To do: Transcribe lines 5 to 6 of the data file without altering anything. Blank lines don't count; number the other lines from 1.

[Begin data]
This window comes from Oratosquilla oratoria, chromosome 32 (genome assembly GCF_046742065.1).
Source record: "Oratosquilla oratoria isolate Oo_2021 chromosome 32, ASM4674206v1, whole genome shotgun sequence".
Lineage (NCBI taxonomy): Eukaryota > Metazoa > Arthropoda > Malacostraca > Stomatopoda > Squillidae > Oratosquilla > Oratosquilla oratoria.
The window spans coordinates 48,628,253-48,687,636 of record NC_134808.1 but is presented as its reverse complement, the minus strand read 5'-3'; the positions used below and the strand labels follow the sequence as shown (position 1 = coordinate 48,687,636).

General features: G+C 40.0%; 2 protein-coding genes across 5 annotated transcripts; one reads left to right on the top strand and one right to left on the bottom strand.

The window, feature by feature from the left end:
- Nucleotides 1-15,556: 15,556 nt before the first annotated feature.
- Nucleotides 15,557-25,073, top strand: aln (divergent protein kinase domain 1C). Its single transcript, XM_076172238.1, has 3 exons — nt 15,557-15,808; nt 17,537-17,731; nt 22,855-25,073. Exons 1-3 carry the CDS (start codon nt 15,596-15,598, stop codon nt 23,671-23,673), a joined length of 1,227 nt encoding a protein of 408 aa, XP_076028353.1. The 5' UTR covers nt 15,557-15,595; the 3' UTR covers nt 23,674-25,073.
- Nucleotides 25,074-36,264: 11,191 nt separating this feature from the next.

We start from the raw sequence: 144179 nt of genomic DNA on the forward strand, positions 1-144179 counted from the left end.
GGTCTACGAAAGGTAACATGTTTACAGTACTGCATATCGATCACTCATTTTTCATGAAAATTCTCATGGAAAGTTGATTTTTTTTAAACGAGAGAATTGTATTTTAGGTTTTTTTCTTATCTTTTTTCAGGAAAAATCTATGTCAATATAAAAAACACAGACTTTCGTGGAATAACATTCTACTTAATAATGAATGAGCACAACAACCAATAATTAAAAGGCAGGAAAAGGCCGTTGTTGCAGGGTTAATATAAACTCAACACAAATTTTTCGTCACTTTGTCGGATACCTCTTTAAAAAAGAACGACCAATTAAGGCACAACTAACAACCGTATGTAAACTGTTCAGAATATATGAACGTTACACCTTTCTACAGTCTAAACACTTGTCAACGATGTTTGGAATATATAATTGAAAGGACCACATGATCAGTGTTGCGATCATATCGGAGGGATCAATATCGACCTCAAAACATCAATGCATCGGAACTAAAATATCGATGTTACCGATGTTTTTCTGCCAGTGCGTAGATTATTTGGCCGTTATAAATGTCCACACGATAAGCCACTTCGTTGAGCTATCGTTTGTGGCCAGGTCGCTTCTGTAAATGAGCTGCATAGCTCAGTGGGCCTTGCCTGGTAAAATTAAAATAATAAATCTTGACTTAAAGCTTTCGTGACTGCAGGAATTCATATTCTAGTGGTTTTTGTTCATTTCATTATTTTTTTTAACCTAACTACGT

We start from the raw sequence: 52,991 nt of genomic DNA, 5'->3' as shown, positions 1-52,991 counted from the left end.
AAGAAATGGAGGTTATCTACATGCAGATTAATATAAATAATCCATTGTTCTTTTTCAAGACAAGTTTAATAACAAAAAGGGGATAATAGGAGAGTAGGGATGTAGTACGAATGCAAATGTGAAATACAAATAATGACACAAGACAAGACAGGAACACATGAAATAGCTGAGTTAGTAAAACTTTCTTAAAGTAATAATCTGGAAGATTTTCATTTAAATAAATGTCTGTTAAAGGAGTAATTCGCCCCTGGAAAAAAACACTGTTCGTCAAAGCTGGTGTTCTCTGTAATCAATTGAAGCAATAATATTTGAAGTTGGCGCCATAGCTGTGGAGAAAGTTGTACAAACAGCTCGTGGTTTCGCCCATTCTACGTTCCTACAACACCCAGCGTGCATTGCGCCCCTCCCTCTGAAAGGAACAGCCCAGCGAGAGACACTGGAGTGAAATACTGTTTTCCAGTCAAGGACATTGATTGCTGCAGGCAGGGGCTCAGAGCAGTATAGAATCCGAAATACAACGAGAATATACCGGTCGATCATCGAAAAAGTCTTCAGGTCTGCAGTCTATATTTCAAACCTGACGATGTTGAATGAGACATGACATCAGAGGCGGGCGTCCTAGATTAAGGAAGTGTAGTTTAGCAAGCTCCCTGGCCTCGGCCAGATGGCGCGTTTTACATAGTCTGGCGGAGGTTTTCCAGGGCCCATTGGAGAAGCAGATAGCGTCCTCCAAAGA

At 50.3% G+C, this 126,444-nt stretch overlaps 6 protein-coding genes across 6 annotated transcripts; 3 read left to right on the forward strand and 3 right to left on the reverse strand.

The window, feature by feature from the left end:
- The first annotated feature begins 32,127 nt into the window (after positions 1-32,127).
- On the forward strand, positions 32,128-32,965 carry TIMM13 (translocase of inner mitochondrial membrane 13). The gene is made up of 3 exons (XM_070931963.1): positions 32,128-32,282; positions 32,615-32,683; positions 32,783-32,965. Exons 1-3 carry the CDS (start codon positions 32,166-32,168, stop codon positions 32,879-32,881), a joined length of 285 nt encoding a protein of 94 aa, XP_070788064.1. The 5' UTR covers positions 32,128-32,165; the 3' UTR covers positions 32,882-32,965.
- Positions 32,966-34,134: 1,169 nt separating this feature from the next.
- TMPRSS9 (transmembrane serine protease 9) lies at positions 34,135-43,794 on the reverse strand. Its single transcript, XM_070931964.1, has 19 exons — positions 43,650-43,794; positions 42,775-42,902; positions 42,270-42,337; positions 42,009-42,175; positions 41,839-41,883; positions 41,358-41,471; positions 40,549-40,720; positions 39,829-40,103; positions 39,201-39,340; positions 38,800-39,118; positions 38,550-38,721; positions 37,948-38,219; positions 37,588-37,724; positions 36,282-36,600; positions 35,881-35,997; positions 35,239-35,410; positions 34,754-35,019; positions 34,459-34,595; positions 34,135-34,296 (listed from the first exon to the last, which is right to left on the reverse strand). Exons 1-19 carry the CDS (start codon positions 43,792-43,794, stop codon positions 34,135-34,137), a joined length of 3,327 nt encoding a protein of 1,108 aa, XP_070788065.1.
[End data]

General features: G+C 40.0%; 2 protein-coding genes across 5 annotated transcripts; one reads left to right on the top strand and one right to left on the bottom strand.

The window, feature by feature from the left end: